Be Accomplished

“Many are the beings in us that are never born — many the lives beating their wings against our bars, seeking a freedom that we forbid. Until some enthusiasm is unleashed within us, we do not realize how partially, how timidly we have lived.

We are ‘used up’ not by what uses us, but by what wastes us. Variety of work makes us untiring, just as we never weary of nature’s greenery. Time brings fulfilment only to that which fills time to the full. There need be no fear of outcome when all our powers are engaged. Whatever mode of life gives play to our largest interests is our proper field of endeavor. We are cut out for the career that inspires our enthusiasm. If we have been our most, we shall have done our best.

The goal of life is immanent in each moment (each thought, word, and act) and does not have to be sought apart from these things. It consists in no specific achievement but the state of mind in which everything is done, the quality that is infused into existence. The function of you and I is not to attain an object but to fulfill a purpose; not to accomplish but to be accomplished.”

-Stephen Berrien Stanton

Everlasting Growth

“Fear of death is greatly diminished by recognizing the truth of everlasting growth. This truth is reflected in everything we know of life. Our observation of life is, of course, limited to this planet; but as far as it goes, it shows us a persistent and perpetual system of development.

We have only to let our imaginations go back to the first stirrings of life in Earth’s primeval seas, and contrast that with what it became in Plato, Sophocles, Raphael, Shakespeare, and Einstein, to see how high the climb upward has been.

Every individual is a growing entity. Each year, each day, expands you a little further, with increased fullness of character.”

-Basil King

A Life Worthwile

“‘The Life Worthwhile’ differs in the minds of individuals. That which seems worthwhile to one person may seem unendurable to another; and so any analysis of the subject must be made from a purely personal standpoint, and must not be considered an effort to lay down arbitrary laws for all people to follow.

The scientist in the laboratory, the painter in the studio, the preacher in the pulpit, the lawyer in the courtroom, the teacher in the classroom, the carpenter on the building site, all feel that they are living a life worthwhile. And indeed so long as there is deep interest, enthusiasm, and pleasure in the life we are living that life is worthwhile.

The world is made interesting by its variety of inhabitants, with their varying ideas and occupations. People it with one kind of human being, all bent on the same object and doing the same kind of work, or following the same kind of pleasure, and earth would become intolerably monotonous. Even the frivolous things, the mistaken things, and the wrong things which people do, are sometimes worthwhile because they lead those who are engaged in them to knowledge of their worthlessness.”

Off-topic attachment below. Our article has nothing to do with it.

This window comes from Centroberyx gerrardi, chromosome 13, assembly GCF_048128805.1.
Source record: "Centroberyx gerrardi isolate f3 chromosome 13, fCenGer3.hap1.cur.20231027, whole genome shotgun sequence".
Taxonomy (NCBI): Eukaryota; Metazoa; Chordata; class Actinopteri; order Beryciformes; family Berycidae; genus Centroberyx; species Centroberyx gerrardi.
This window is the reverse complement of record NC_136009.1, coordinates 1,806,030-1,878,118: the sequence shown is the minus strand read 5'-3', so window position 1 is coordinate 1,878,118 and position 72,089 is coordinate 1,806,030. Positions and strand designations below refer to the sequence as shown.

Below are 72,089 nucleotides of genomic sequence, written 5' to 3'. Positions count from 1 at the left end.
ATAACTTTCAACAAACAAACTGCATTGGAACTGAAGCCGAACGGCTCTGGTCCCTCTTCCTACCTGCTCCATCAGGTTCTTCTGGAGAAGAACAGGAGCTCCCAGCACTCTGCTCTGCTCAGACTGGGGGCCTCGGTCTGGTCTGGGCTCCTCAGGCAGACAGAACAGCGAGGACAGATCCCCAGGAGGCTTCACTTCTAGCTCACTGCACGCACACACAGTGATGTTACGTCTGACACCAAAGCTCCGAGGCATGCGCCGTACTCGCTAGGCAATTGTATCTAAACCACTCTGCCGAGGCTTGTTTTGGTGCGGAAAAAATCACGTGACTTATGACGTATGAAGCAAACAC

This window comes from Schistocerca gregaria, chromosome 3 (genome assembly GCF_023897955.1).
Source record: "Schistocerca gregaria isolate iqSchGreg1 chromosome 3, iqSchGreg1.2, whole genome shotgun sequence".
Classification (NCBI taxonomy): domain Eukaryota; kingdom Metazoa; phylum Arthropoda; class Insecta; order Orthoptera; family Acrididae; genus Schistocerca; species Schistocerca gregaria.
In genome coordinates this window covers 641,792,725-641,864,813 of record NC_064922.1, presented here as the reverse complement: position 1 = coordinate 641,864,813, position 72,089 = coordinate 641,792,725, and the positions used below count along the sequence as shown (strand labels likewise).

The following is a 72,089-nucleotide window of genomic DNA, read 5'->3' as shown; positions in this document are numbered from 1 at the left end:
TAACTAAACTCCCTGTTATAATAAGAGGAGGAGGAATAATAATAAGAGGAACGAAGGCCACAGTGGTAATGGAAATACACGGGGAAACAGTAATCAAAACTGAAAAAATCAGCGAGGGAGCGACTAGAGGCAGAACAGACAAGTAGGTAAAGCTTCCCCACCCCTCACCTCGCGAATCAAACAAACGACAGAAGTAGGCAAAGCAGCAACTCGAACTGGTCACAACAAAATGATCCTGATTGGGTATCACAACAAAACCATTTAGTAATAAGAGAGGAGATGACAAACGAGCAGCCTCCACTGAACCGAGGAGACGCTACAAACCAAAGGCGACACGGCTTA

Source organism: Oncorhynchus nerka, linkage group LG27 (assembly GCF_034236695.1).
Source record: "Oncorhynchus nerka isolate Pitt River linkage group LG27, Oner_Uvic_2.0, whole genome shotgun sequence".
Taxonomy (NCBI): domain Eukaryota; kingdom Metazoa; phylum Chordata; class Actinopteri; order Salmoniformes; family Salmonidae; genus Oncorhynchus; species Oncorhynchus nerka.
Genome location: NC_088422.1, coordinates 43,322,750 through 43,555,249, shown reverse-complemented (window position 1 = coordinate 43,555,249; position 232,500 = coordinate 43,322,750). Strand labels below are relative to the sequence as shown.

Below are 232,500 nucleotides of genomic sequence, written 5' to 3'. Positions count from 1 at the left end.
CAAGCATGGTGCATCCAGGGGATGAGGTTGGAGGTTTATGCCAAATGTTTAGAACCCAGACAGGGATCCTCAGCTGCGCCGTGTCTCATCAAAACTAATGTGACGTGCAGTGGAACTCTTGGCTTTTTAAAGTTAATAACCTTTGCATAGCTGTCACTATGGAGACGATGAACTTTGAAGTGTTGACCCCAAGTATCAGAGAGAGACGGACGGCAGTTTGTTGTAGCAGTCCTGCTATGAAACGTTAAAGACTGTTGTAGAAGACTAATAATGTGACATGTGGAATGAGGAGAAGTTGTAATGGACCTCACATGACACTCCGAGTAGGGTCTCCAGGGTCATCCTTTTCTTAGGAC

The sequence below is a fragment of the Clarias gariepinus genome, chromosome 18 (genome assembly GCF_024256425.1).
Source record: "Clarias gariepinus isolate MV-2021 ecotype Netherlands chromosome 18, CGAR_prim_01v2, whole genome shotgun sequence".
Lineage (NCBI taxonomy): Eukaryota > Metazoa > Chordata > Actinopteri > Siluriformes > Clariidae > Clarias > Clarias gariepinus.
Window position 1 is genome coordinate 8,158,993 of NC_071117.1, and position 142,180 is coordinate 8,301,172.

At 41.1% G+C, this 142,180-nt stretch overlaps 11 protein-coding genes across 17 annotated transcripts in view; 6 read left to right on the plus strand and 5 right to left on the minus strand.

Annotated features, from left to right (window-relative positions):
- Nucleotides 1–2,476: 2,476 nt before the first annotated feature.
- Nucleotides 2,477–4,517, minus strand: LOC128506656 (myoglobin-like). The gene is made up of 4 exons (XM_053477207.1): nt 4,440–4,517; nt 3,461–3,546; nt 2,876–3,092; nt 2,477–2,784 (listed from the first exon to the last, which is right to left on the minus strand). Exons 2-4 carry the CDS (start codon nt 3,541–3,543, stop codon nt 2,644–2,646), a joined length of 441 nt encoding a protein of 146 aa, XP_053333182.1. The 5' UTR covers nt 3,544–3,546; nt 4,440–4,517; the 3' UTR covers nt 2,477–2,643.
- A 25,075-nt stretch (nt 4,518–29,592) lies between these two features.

-Ella Wheeler Wilcox

When Heaven Confers

You ever noticed in movies often times the character suffers some defeat before coming back stronger than before? There are so many examples of this happening, like from a couple of comic book movies in 2018 this happens, with characters like Black Panther and Miles Morales. And it happens in Star Wars with Luke Skywalker or in The Lion King with Simba and in many of the Rocky movies where the titular character just gets absolutely pounded upon before winning the bout. And I could go on and on. In stories, these characters need these bad times in order to come out stronger and wiser and to win at the end and to undergo a transformation for the better. And life works the same way sometimes. It all reminds me of a quote. It is by the Chinese philosopher Mencius. Mencius said, “When heaven is about to confer a great responsibility on any man, it will exercise his mind with suffering, subject his sinews and bones to hard work, expose his body to hunger, put him to poverty, place obstacles in the paths of his deeds, so as to stimulate his mind, harden his nature, and improve wherever he is incompetent.”

All The World’s A Stage

All the world’s a stage,
And all the men and women merely players;
They have their exits and their entrances;
And one man in his time plays many parts,
His acts being seven ages. At first the infant,
Mewling and puking in the nurse’s arms;
And then the whining school-boy, with his satchel
And shining morning face, creeping like snail
Unwillingly to school. And then the lover,
Sighing like furnace, with a woeful ballad
Made to his mistress’ eyebrow. Then a soldier,
Full of strange oaths, and bearded like the pard,
Jealous in honour, sudden and quick in quarrel,
Seeking the bubble reputation
Even in the cannon’s mouth. And then the justice,
In fair round belly with good capon lin’d,
With eyes severe and beard of formal cut,
Full of wise saws and modern instances;
And so he plays his part. The sixth age shifts
Into the lean and slipper’d pantaloon,
With spectacles on nose and pouch on side;
His youthful hose, well sav’d, a world too wide
For his shrunk shank; and his big manly voice,
Turning again toward childish treble, pipes
And whistles in his sound. Last scene of all,
That ends this strange eventful history,
Is second childishness and mere oblivion;
Sans teeth, sans eyes, sans taste, sans everything.

-William Shakespeare